Viera students win another ocean science academic competition


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Viera High School's ocean science academic team recently competed in the 2019 Florida Manatee Bowl with the B Team winning a title for Viera for the third straight year. Students were tested on their knowledge of ocean-related topics, which included cross-disciplines of biology, chemistry, policy, physics and geology.

carl Kotala

Viera High School’s ocean science academic team is turning into quite the competitive powerhouse in the state of Florida.

Yep, we’re talking three-peat.

Viera’s Dani Dowgiallo, JoJo Campbell, Aleena Argull, Katelyn Palmer and J. Ungos — who make up Viera’s B team — won the Manatee Bowl, which was held in late February at FAU Harbor Branch in Fort Pierce.

There were 16 teams from 10 different high schools from Key West to Jacksonville at the regional competition, which tested students on their ocean science knowledge through buzzer-style, multiple-choice questions and open-ended, team challenge questions.

Viera’s third consecutive win means five students will head to the 22nd annual National Ocean Sciences Bowl (NOSB), which takes place April 11 to 14 in Washington D.C.

Morgan Woodard, who teaches marine sciences at Viera and served as the team’s coach along with her mother, Debbie Tweedie, and Viera High alumnus Oscar Sang, said she was impressed with the way the team came together.

“The interesting thing about the B Team is that all five of the girls … they’re kind of the same person,” Woodard said. “They are really smart, obviously. They are quiet, really studious, but not the type of person you would think would be really confident in an academic competition.

“They worked so hard. They trusted each other. They’re all friends. And they just crushed the competition.”

Viera’s A Team, which consisted of Morgan Bentley, Mason Watts, Zack Chace, Maggie Zendehrouh and Zach Hafele, took seventh place in the competition.

The championship matchup was an all-Brevard County showdown between Viera and Eau Gallie

“My number one duty is to keep the kids safe,” he said. “I want to be a positive influence in the school. I want to catch things before they get out of hand. I want to take a proactive approach.”

Spencer said the hardest part of his job is keeping up with the social media outlets and vaping.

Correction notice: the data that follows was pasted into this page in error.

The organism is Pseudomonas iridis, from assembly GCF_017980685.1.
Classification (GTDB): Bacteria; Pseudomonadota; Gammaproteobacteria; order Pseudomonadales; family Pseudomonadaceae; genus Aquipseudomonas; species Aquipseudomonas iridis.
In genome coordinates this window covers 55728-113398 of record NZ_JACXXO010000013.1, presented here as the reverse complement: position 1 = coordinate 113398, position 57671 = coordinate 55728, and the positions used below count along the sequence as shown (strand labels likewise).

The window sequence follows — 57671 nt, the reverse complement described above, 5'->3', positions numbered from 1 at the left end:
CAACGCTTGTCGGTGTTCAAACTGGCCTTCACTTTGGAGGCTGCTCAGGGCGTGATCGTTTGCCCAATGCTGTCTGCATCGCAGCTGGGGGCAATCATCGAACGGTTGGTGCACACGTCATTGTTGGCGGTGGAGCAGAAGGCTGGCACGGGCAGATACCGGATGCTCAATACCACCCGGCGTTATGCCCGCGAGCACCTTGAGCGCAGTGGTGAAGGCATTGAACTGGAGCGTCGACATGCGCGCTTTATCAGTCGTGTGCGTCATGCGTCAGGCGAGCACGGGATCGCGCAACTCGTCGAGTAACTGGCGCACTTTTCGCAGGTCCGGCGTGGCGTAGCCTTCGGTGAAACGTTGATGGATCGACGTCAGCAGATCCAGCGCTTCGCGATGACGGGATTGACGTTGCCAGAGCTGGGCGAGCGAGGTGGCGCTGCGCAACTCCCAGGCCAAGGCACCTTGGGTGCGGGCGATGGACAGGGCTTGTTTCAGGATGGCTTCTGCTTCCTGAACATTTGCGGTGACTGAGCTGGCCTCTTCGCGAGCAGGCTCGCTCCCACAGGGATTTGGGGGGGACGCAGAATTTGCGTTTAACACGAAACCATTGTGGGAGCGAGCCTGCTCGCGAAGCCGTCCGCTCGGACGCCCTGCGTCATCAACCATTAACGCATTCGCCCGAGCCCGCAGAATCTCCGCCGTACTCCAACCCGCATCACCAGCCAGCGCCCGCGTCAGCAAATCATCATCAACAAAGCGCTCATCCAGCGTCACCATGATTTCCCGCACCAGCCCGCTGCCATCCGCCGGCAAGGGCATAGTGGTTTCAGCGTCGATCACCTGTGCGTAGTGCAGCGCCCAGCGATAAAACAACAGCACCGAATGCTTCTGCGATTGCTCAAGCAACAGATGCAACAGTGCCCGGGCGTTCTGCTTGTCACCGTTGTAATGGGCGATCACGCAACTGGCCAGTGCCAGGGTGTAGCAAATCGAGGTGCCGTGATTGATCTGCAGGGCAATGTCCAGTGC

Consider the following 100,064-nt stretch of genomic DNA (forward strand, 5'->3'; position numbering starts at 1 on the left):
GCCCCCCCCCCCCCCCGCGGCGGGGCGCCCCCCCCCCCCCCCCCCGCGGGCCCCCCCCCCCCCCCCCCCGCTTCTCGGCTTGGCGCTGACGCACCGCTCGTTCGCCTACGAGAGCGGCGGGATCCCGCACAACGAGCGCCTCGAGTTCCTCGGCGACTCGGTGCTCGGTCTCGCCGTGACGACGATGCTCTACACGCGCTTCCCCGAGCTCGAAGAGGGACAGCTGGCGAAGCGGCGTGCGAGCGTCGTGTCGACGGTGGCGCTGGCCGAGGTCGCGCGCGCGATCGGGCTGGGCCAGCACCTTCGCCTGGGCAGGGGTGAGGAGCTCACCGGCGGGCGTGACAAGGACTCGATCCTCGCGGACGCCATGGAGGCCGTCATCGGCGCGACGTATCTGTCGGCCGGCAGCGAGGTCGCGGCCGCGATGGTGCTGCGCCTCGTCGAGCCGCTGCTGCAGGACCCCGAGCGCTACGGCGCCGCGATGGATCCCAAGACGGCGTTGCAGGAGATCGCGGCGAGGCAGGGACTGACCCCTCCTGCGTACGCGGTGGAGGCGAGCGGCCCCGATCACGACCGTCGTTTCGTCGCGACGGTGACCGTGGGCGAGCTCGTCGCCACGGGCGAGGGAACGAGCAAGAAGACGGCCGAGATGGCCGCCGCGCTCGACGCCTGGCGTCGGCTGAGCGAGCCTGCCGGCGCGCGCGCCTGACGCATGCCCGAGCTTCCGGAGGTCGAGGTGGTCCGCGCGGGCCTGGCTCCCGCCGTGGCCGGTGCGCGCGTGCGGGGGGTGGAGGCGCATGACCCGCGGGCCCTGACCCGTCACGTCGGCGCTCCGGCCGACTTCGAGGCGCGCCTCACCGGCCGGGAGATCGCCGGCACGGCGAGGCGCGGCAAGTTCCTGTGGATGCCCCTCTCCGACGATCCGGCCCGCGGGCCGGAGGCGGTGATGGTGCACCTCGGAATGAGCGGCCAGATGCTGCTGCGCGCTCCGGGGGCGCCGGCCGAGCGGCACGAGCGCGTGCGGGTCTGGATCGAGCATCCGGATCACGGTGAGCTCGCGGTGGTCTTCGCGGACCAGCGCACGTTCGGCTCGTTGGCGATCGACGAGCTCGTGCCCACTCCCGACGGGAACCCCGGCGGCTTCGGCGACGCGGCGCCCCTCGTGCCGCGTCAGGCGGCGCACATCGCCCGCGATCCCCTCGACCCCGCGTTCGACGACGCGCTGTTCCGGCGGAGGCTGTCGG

“I want to stop the foolishness that’s happening on social media,” he explained. “The bullying, posting a threat, that’s what I want to prevent. Everything is constantly changing. Kids are always one step ahead of you. I want to keep up with the technology and have a better grasp of what kids are doing with their phones.”

Spencer also said he’s held seminars on the dangers of vaping. Vaping is the act of inhaling and exhaling the aerosol, often referred to as vapor, which is produced by an e-cigarette or similar device. The term is used because e-cigarettes do not produce smoke, but rather an aerosol, often mistaken for water vapor that actually consists of fine particles.

Many of these particles contain varying amounts of toxic chemicals, which have been linked to cancer as well as respiratory and heart disease. “It’s a real problem,” he said. “Not just in Brevard County, but all across the U.S.”

When asked the difference between working at a private school compared to a public school, Spencer’s answer was quick and simple: “A private school is a smaller school but there is less red tape,” he said. “I can talk to the school president and dean and make a suggestion and it will get done. You can’t do that in a public school. Also, the kids here at Holy Trinity are more focused, and the school does a great job in preparing them for college.”

Spencer also said he approaches his job every day with thoughts about the events that happened on Feb. 14, 2018 at Marjory Stoneman Douglas High School in Parkland, Florida. On that day, a gunman killed 17 students and staff members and injured 17 others.

“I try to do my part,” he said. “I make sure the cameras are working, the gates are locked, but more importantly I want to have that relationship with kids where they can trust me and touch base with those that know what’s happening in school.”

In addition to his SRO duties, Spencer coaches Holy Trinity’s junior high school basketball team. “Basketball gave me the avenue to work with kids,” he said. “I like being a coach, counselor and mentor.”

Spencer and his wife, Sandra, have three children, ages 20, 16 and 10. They reside in Melbourne.